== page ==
September 13, 2021 by archyde
Veiled students wave the Taliban flag at Kabul University on September 11, 2021. AAMIR QURESHI / AFP
Disappearing behind his large office as president of the Faculty of Economics of Mazar-e Charif (northern Afghanistan), a post landed after thirty-six years of career, Abdul Jalil Naikjo does not want to lose this Grail because of an inappropriate remark. Having noted that he was questioned on Saturday, September 11, in the presence of a “special envoy” from the Taliban information ministry, he weighs his every word. “I am happy, and the students too, for the change of government, he just needs to tell us how to respect Sharia law and everything will be fine. Before, there was insecurity and crime, now society is peaceful. The only concern, it is only economic, we have been without pay for two months », he blurted out, seized with nervous tics, visibly under tension.
On Sunday, his wish was partially granted. Taliban government higher education minister Abdul Baqi Haqqani said Afghan women who so wish will be allowed to study at the university. He added, however, that in accordance with Sharia law, the mix of courses will be ended and that students will be educated, as far as possible, by female teachers. Finally, young women will have to wear the full veil, either the niqab, which only lets you see the eyes, or the burqa, which bars the face with a fabric grid. On the other hand, the minister indicated that it would take several months before the programs were modified in accordance with Islamic law.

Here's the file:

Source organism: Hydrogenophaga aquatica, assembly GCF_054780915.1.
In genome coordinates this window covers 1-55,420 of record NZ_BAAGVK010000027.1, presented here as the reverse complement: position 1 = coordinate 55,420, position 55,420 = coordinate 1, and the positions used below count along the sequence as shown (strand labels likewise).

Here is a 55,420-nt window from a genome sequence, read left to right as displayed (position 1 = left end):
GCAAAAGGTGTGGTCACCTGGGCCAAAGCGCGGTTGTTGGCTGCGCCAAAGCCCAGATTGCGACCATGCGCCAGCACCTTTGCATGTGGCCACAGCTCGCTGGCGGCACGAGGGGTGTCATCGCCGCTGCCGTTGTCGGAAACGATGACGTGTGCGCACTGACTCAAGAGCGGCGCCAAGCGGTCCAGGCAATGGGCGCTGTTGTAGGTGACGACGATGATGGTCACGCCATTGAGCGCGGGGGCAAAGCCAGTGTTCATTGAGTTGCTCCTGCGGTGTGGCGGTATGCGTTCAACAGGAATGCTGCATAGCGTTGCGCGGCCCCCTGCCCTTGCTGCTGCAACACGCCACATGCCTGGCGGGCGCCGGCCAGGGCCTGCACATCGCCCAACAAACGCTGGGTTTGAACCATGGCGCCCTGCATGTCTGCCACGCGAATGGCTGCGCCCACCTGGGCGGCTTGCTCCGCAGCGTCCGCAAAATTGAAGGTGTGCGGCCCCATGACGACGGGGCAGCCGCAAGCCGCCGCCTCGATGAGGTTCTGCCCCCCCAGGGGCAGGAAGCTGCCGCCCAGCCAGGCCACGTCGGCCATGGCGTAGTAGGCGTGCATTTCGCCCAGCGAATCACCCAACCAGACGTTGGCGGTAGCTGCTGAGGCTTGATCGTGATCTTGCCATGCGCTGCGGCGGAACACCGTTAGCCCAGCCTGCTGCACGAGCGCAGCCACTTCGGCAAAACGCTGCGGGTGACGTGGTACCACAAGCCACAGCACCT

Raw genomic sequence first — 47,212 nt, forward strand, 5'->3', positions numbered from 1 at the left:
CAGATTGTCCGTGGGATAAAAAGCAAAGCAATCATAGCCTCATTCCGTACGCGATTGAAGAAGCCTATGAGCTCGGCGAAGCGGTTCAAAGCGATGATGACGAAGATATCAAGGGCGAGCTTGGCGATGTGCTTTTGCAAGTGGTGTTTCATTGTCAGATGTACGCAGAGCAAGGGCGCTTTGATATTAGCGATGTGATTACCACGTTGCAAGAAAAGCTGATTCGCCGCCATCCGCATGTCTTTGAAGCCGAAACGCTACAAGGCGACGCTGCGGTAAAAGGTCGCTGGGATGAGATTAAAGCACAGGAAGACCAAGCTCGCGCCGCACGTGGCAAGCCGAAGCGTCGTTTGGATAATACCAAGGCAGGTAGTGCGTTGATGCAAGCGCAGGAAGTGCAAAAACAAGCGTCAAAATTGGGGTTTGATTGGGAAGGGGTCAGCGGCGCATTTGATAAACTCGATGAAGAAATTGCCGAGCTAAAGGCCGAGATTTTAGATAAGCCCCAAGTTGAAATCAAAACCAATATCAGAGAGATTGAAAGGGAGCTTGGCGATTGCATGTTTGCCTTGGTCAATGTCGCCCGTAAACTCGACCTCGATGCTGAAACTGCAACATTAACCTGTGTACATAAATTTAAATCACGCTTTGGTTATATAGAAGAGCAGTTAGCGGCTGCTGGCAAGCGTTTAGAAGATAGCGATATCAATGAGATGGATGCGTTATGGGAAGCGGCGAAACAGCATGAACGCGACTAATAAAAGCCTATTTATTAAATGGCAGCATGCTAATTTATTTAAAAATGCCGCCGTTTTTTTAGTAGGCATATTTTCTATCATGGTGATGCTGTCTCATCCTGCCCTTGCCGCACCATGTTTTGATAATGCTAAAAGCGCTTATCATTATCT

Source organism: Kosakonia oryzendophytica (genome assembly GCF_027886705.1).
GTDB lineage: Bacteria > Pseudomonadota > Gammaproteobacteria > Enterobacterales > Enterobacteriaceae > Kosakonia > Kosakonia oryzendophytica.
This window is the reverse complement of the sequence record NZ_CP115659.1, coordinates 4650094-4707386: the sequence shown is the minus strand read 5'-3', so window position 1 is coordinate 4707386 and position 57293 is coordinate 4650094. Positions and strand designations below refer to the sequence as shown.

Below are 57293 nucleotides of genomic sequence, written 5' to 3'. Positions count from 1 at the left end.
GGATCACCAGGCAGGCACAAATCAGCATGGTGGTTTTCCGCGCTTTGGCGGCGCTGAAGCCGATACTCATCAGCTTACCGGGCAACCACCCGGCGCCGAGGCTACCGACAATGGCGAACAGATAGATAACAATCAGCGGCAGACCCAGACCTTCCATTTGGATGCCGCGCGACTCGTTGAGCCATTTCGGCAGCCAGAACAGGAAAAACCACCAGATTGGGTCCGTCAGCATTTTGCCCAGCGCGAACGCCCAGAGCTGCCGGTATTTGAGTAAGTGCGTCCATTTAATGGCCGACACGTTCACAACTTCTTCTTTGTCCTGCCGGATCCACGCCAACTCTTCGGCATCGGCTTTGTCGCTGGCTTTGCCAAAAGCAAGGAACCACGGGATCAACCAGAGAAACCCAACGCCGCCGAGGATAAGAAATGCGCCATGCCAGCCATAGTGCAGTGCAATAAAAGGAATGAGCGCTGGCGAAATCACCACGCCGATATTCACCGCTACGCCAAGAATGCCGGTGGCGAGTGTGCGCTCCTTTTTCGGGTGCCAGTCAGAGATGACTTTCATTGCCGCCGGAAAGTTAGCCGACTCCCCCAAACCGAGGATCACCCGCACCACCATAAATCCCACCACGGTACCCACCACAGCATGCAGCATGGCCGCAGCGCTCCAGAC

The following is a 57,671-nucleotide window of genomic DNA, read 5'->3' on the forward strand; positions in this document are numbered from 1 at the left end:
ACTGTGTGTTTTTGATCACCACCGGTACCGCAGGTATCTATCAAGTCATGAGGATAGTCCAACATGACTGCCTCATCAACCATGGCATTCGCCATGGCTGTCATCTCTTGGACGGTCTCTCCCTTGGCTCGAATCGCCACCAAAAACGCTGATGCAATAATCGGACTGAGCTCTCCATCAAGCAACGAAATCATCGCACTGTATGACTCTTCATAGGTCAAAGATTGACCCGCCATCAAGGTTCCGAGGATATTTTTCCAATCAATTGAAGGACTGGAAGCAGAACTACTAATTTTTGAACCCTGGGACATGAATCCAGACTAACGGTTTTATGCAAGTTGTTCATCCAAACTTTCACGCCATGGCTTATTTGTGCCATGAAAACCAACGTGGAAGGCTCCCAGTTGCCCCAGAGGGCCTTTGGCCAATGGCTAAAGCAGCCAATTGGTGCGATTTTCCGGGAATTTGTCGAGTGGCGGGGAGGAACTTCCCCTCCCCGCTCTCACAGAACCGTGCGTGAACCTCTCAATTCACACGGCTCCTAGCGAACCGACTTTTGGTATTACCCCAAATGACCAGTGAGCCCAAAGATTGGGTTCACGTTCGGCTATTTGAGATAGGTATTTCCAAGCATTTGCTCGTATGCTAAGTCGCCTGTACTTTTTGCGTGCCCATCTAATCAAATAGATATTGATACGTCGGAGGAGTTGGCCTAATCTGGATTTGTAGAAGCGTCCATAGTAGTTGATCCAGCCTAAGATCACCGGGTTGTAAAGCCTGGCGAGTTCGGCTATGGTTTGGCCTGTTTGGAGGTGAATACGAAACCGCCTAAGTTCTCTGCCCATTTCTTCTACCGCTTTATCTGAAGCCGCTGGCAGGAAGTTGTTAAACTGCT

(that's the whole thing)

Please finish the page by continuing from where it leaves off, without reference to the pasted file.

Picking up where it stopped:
Read the report: In Mazar-e Charif, Afghan women, the last bulwark against the Taliban
The University of Mazar-e Charif will therefore remain closed for some time. Only a few program directors, like Mr. Naikjo, and security guards will continue to come. Spread over three sites, it normally concentrates most of the students on the campus located on the outskirts of the city, which can accommodate 10,000 of the 18,000 students in total and a good part of the 700 employees, administrators and teachers. The entrance gate is, for the time being, in the custody of two armed Taliban who search visitors, while this practice has disappeared in the country.
“If the private universities of Mazar have already resumed their courses, it is because they only live on funds paid by students and patrons, they were going to go bankrupt”, explains Ahmad Wazir Safi, a 30-year-old Taliban, former professor of English and computer science, in charge of higher education for the six provinces of northern Afghanistan. ” Most, he wants to clarify, they have implemented protocols that respect Sharia law. ” Separations have been installed in the classrooms. “We will soon reopen the government university, he assures, we must first find a way to secure the journey for students between their home and the university, we are thinking of buses. “
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